# rotation and translation

Hi all,

I’m really new to opengl and i really hope someone can enlighten me on the below:

1. What is a polygon mesh? 2. how can i control the thickness of a polygon?
3. I’m quite confused on the glTranslate. I read a book on glTranslate saying “it translates for x,y,z not to x,y,z” what exactly does this means? 4. why is it that whenever i does a rotation on my polygon, the other end of the polygon runs out of the screen? (think if i understand translate, maybe i can figure this out? ).

Joe Joe,

1. What is a polygon mesh?

Exactly what is sounds like, a mesh of polygons. It can be a collection of individual triangles/quads/generic polygons or more commonly a collection of triangle strips. Think along the lines of a terrain in a game. Most would be implemented as meshes of triangles.

1. how can i control the thickness of a polygon?

You don’t. Polygons like triangles are infinitesimally thin, like in mathematics. Of course, you can build a thick polygon, like a cube, from several thin ones. There is one rendering mode (glBegin(GL_POLYGON)) that can build arbitrary polygons, but they must be convex, and it is better to use triangles anyway.

1. I’m quite confused on the glTranslate. I read a book on glTranslate saying “it translates for x,y,z not to x,y,z” what exactly does this means?

Dunno. glTranslate*(TYPE x, TYPE y, TYPE z) multiplies the current (modelview) matrix by a translation matrix. It has the same effect as moving an object on screen by x, y and z. For example, if you have an object at (0, 0, 0) and you call glTranslatef(2.0f, 0.0f, 0.0f); the object will then be at the position (2, 0, 0). If you follow that with a call to glTranslatef(0.0f, 1.0f, 0.0f); the object will be at the point (2.0f, 1.0f, 0.0f). Is that what you mean? glTranslate() translates relative to the current position, not to an absolute position.

1. why is it that whenever i does a rotation on my polygon, the other end of the polygon runs out of the screen? (think if i understand translate, maybe i can figure this out?).

I’m guessing you’re maybe translating first, then rotating second? What do you want to do, rotate a polygon on the spot (around its axis) at a specific location? Or rotate around a specific location, like a planet in orbit? Here’s some pseudocode for a rotating planet orbiting some central sun:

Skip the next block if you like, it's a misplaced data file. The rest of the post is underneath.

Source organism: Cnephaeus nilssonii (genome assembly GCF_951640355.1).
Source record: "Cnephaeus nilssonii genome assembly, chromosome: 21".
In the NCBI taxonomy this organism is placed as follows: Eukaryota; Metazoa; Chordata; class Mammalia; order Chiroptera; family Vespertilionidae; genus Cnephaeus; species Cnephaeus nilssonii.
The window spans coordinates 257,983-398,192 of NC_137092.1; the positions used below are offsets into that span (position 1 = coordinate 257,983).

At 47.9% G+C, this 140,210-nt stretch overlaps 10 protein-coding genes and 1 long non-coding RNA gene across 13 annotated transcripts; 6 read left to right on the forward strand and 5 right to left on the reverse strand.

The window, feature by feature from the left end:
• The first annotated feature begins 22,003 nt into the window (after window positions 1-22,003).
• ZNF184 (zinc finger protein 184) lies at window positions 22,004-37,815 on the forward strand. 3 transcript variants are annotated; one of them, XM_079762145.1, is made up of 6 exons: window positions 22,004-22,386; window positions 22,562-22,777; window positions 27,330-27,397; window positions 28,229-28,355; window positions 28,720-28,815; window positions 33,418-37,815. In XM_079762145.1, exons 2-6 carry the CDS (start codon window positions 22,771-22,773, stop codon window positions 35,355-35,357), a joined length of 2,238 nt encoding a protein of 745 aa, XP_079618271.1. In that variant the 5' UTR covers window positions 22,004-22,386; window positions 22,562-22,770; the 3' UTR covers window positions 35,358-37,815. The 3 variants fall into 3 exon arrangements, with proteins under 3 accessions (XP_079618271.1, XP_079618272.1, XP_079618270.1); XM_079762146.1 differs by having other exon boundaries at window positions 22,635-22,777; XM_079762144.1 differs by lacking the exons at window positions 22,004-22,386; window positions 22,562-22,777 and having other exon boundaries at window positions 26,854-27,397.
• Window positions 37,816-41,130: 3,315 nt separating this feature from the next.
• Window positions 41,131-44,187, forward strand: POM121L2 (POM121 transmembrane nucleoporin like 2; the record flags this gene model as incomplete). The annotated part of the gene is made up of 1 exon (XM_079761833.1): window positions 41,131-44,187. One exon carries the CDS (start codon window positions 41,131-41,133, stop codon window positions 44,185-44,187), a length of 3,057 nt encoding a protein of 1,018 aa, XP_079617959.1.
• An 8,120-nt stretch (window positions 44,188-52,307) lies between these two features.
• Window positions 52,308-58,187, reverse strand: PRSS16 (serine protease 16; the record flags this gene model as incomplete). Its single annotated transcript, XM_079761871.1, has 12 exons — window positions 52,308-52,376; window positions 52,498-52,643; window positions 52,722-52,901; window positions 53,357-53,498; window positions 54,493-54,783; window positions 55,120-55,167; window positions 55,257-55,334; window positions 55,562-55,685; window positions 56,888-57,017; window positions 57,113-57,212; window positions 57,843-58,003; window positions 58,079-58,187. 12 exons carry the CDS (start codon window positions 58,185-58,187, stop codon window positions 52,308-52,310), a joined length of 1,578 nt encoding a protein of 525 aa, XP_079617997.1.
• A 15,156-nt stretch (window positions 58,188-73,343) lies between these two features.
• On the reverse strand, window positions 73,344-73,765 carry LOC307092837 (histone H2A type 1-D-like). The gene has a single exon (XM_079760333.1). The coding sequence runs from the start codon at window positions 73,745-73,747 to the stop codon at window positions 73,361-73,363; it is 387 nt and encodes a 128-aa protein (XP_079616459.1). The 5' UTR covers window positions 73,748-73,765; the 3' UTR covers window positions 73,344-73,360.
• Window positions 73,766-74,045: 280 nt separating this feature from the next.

glRotatef(orbit_amount, x_orbit, y_orbit, z_orbit);
glTranslatef(planet_x, planet_y, planet_z);
glRotatef(rotation_amount, x_rotation, y_rotation, z_rotation);
DrawPlanet();

I think that’s right. Someone will correct me if it’s not. I am always confused (like a lot of people) with OpenGL’s transformation order. I learnt linear algebra as part of my undergrad course and the mathematical order is the opposite to OpenGL’s. I hope this is right: I usually try to think of the transformations in the reverse order to which they are performed. So in the above example, reading from bottom to top, you draw the planet, rotate it on the spot, translate it outwards into its orbit, then rotate around the orbit.

Anyway, the best way to learn is to experiment with simple examples until you understand what happens.

Hope that helped I dunno the correct way of saying this…
but, I 'll try…

1.Polygon mesh is something like the collection of polygons. As we know, polygon is the collection of vertices. Usually, polygonal mesh is interconnected (share common vertices).

2.Thickness of polygon? Ermm…if the polygon is a cube such as glutSolidCube(), then you can scale it width, height and depth using glScale().

3.Well, lets say that, a point is at (2,3,5).
case 1:If “translate for (4,4,4)” then the new position of that point is (2+4, 3+4, 5+4), that is (6,7,9).